Saturday, August 10, 2013

What is Sorghum?

Sorghum growing in a field.
  • Sorghum plant looks like a corn plant - but it's not corn.

  • Sorghum is a gluten-free grain.

  • It is sometimes referred to as broomcorn.

While riding through the countryside, my son noticed what appeared to be a field of corn. He said "Hey Mom, that looks like corn but it looks funny at the top. Is it some kind of corn hybrid?" I answered, "It's not corn."

I knew it wasn't corn and I thought it was used as cattle feed, but I was not certain. I couldn't recall the name Sorghum at the time but the discussion lead me do a little searching. 

Sorghum leaves do look similar to corn. In fact, it is sometimes referred to as broomcorn. It is used as fodder for cattle and poultry, and in the production of alcoholic beverages. But it is also used for people food.

Close-up of sorghum grain on plant.
Sorghum is a gluten free grain. A research team at the University of Georgia has found that bran from a few varieties of commonly grown sorghum has greater antioxidant and anti-inflammatory properties than well-known fruits such as blueberries and pomegranates.

Sorghum is an African plant that can be whipped up into a sweet-tasting flour and turned into a sticky syrup, too. Any plant that can make both pancakes and syrup gets my attention.

A study was co-authored by Diane Hartle, director of the UGA Nutraceutical Research Laboratory and associate professor in the College of Pharmacy; James Hargrove, associate professor in the UGA College of Family and Consumer Sciences; and Phillip Greenspan, associate professor in the UGA College of Pharmacy and the results appear in the current issue of the Journal of Medicinal Food.

Read more here:

According to the study, "levels of polyphenolic compounds in the high-tannin sorghum varieties ranged from 23 to 62 mg of polyphenols per gram. For comparison, blueberries contain approximately 5 mg of polyphenolics per gram, while pomegranate juice contains 2 to 3.5 mg per gram".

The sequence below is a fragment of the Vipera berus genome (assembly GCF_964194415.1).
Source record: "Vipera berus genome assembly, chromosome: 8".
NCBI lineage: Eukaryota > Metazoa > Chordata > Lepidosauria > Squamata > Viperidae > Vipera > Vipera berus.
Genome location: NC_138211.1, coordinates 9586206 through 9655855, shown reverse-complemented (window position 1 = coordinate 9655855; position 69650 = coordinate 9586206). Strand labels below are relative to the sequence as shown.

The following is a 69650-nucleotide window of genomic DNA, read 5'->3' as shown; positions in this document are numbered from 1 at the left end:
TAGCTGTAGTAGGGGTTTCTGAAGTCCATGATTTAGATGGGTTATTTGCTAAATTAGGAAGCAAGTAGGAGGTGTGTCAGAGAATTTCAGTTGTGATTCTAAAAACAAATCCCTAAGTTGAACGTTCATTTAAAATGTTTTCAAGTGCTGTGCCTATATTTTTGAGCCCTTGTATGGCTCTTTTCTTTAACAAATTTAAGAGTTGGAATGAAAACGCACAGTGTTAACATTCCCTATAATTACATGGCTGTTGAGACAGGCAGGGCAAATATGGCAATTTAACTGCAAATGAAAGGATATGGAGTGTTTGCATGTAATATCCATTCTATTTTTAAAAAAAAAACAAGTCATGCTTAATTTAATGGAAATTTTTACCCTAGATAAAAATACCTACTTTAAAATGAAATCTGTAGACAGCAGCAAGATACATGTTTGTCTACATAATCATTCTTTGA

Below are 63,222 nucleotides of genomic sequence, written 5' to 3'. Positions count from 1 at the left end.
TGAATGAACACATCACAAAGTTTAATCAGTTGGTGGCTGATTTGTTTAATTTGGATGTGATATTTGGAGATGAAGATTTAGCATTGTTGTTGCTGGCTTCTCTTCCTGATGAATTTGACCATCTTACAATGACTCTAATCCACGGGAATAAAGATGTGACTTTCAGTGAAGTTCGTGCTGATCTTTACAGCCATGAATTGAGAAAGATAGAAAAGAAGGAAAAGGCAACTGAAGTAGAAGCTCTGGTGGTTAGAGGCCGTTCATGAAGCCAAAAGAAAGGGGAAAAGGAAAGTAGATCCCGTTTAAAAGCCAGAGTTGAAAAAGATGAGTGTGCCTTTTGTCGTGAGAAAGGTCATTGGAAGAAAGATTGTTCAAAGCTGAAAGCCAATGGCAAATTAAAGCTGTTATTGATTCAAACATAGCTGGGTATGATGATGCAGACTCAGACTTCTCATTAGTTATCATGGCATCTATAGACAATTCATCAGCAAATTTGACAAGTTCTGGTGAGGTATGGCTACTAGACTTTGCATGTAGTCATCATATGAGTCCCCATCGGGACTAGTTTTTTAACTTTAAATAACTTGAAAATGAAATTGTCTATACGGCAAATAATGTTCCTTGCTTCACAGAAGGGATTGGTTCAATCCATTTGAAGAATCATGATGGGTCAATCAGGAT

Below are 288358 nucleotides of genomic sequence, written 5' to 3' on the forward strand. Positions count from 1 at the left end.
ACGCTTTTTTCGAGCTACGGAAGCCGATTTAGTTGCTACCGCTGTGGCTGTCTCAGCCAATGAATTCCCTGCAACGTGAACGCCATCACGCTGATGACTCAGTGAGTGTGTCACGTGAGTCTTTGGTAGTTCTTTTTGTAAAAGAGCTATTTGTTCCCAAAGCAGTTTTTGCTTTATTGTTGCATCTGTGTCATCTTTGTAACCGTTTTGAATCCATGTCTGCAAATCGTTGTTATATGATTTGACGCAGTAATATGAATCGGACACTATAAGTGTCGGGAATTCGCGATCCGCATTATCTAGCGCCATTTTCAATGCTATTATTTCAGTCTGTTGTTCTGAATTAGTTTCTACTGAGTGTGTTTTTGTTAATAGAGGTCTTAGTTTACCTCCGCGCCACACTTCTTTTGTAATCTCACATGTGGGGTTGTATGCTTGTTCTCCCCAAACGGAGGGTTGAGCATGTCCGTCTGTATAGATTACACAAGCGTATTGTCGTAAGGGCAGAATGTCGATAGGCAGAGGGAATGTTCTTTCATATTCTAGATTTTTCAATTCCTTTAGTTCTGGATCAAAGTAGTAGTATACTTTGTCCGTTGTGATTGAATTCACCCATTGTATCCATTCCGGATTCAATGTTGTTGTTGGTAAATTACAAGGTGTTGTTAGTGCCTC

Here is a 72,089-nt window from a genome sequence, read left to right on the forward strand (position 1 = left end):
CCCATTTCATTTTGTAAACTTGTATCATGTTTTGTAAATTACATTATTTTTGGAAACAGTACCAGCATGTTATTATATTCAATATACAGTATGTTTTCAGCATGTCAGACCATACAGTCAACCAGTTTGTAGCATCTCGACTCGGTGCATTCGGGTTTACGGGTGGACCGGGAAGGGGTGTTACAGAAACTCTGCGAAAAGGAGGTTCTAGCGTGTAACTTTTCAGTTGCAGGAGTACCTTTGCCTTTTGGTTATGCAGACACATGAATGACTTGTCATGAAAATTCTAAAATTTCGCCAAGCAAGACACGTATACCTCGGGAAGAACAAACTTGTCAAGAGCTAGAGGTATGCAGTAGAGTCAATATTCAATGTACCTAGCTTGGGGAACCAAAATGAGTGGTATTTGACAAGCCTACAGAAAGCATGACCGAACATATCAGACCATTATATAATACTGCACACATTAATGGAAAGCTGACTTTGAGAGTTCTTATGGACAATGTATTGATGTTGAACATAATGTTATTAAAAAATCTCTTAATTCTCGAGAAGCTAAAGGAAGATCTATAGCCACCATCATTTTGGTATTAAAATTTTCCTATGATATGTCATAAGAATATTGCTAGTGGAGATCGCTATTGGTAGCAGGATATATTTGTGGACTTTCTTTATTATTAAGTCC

I like Bob's Red Mill whole grain products, so I checked and they have Sorghum Flour.

I have never used Sorghum flour so I searched the web for a recipe and found this, it looks wonderful.

Best (Gluten Free) Bread EVER
Best (Gluten Free) Bread EVER
Get the recipe here:


Sorghum Grain
Then I thought  what can I do with the  plain grain?

Turns out you cook it like we in the south cook our white rice. Just like I do my Spanish rice dish, you need to toast the sorghum in a dry pan until it’s slightly fragrant and golden. This will enhance the flavor. Use 1/2 cup sorghum.

Then, just cook your grain for about 30 minutes in  2 cups of water. Season with salt, pepper, herbs or even grated cheese. You will need to use water at a 4 to 1 ratio. (1 cup Sorghum to 4 cups water)


You can also pop your sorghum like we pop corn but it will be much smaller than popcorn.  Just pour a layer of dried grain in the bottom of a pan with a little oil, cover, turn on the heat and wait until you hear light little pings speed up and slow down in the pot.

I also found these baking mixes...apparently sorghum flour is not used as a stand alone ingredient.


Baking Mixes

Cookie Mix
1 3/4 cup sorghum flour
1/4 cup chickpea flour
1/4 cup sweet rice flour

Makes 2 cups

General Baking Mix
1/3 cup sorghum flour
2/3 cup garfava bean flour
1 cup cornstarch
1 cup tapioca starch/flour

Makes 3 cups

Whisk together and store, tightly covered, in a dark, dry place.

Sorghum Blend

1 1/2 cups sorghum flour
1 1/2 cups potato starch or cornstarch
1 cup tapioca flour

Makes 4 cups

Whisk together and store, tightly covered, in a dark, dry place.

Source: Bette Hagman,

Check out the following video on how to make Sorghum Syrup:

If any of you have been using sorghum please let me know know how you use it.

Leave a comment below.

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